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Home Archived Articles #TBT: iPhone price wars; FCC: free wireless broadband! … 7 year ago this week

#TBT: iPhone price wars; FCC: free wireless broadband! … 7 year ago this week

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#TBT: iPhone price wars; FCC: free wireless broadband! … 7 year ago this week

Editor’s Note: RCR Wireless News goes all in for “Throwback Thursdays,” tapping into our archives to resuscitate the top headlines from the past. Fire up the time machine, put on the sepia-tinted shades, set the date for #TBT and enjoy the memories!

Price wars beginning?: iPhone now drives subsidy strategies
Last year, of course, the iPhone launch drove hand-wringing over the need to revamp user interfaces, accompanied by a move to large-display touchscreens. A wave of devices sporting large-display touchscreens followed, with varying results on the user interface. That influence continues to play out with similar launches still slated for the back half of 2008 and beyond. This year, however, with incremental changes to the iPhone, the subject du jour has refocused on carrier subsidies and consumer-facing prices. AT&T Mobility’s decision to price 3G iPhones at $200 and $300 – a decision costing in the neighborhood of $1.2 billion that the carrier acknowledged would dampen its earnings-per-share by 10 cents to 12 cents for two years – has already led competitors Verizon Wireless and Sprint Nextel Corp. to cut prices on handsets they deem competitive. … Read More

FCC details plans for free nationwide wireless broadband: T-Mobile USA worries over interference
The Federal Communications Commission is seeking feedback on new options to auction a nationwide wireless broadband license with requirements to provide free Internet service, content filtering and open access to third-party devices and applications. While the agency’s move is not apt to assuage fierce critics of the initiative, it could give federal regulators greater legal cover if opponents decide to take the FCC to court after a final decision is made. The FCC proposed combining the 2155-2175 MHz band with the 2175-2180 MHz band to create a 25 megahertz block of spectrum that would support a single nationwide license. The spectrum is commonly referred to as advanced wireless services-3. … Read More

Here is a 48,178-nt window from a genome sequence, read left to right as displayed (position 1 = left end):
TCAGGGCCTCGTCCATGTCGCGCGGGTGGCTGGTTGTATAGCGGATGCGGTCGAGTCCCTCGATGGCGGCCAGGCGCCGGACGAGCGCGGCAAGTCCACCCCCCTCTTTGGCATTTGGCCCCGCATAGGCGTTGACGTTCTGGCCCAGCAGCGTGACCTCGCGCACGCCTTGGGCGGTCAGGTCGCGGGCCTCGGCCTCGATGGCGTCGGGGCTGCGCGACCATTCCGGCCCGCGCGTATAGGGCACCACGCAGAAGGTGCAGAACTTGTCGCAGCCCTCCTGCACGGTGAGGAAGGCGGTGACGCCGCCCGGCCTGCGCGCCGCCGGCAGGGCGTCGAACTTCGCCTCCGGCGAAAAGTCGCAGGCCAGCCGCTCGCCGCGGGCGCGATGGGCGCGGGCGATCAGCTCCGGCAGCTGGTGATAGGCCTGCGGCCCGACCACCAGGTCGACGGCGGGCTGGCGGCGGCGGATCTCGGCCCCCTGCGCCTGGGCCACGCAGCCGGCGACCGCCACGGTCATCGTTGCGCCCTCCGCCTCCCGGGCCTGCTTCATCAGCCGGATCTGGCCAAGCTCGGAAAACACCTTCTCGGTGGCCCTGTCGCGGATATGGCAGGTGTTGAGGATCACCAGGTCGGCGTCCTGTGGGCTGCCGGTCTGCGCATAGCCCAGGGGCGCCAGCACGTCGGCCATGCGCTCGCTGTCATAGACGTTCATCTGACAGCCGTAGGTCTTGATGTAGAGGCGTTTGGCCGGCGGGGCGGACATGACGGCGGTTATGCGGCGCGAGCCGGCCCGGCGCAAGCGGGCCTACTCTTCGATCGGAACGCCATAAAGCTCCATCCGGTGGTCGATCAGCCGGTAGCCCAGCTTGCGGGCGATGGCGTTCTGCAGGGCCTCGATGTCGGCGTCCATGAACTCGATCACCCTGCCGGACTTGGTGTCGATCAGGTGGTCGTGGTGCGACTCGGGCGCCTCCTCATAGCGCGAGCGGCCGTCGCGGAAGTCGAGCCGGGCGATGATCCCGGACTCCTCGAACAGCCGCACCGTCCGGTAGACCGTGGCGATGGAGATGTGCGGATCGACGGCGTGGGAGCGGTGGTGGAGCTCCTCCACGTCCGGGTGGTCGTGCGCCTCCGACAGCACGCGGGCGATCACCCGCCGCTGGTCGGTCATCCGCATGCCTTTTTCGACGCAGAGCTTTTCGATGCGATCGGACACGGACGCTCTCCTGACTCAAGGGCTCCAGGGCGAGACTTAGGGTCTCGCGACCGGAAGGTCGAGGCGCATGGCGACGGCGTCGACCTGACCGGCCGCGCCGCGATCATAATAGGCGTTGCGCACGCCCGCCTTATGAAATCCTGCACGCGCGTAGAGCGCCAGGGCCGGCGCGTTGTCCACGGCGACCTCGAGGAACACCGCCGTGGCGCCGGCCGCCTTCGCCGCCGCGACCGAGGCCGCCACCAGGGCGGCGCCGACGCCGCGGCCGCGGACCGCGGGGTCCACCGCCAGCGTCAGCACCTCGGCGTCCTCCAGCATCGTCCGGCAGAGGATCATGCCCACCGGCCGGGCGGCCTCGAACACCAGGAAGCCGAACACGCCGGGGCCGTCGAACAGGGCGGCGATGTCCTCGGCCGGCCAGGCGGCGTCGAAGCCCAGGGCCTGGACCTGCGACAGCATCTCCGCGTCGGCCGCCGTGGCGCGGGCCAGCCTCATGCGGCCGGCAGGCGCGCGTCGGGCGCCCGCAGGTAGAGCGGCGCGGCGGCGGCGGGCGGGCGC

Only strongest MVNOs will survive
A couple years ago, starting your very own mobile virtual network operations company was a sizzling hot idea and everybody was trying to cash in. But now, two years and a slue of MVNO closings later, the idea has fizzled. With the shut downs of Amp’d Mobile, Mobile ESPN, Disney Mobile and others, it seems no matter how hard they try or what demographic they target, most MVNOs cannot find the glue to make themselves stick. So let’s start with the problems the companies have had. Eddie Hold, analyst at Current Analysis, said a big problem laid in most MVNOs demographic selections. “They all think youth is a great target, but they forgot that it’s a market that the major carriers go after as well,” Hold said. … Read More

IPhone virtual teardown: Apple margin beats 50%
Based on preliminary analysis of the 3G iPhone, Apple’s new handset may be its most profitable product, garnering better than 50% margins, according to analysts. Though the grand shift from hardware profits to service-and-application profits has yet to materialize for the mobile industry’s biggest players such as Apple Inc. and Nokia Corp., in Apple’s case, apparently, that’s okay. ISuppli Corp.’s “virtual teardown” – the teardown firm has not dissected an actual 3G iPhone – pegs the new model’s bill of materials, or BoM, at $173. With carrier subsidies paid to Apple of about $300, the firm estimated, that means Apple is receiving about the same dollars – nearly $500 – as it did for the first-generation product. Yet, with component prices having fallen about 23% since last year, the implication is a greater profit margin for Apple. … Read More

Feds: Drivers don’t have to hang up phones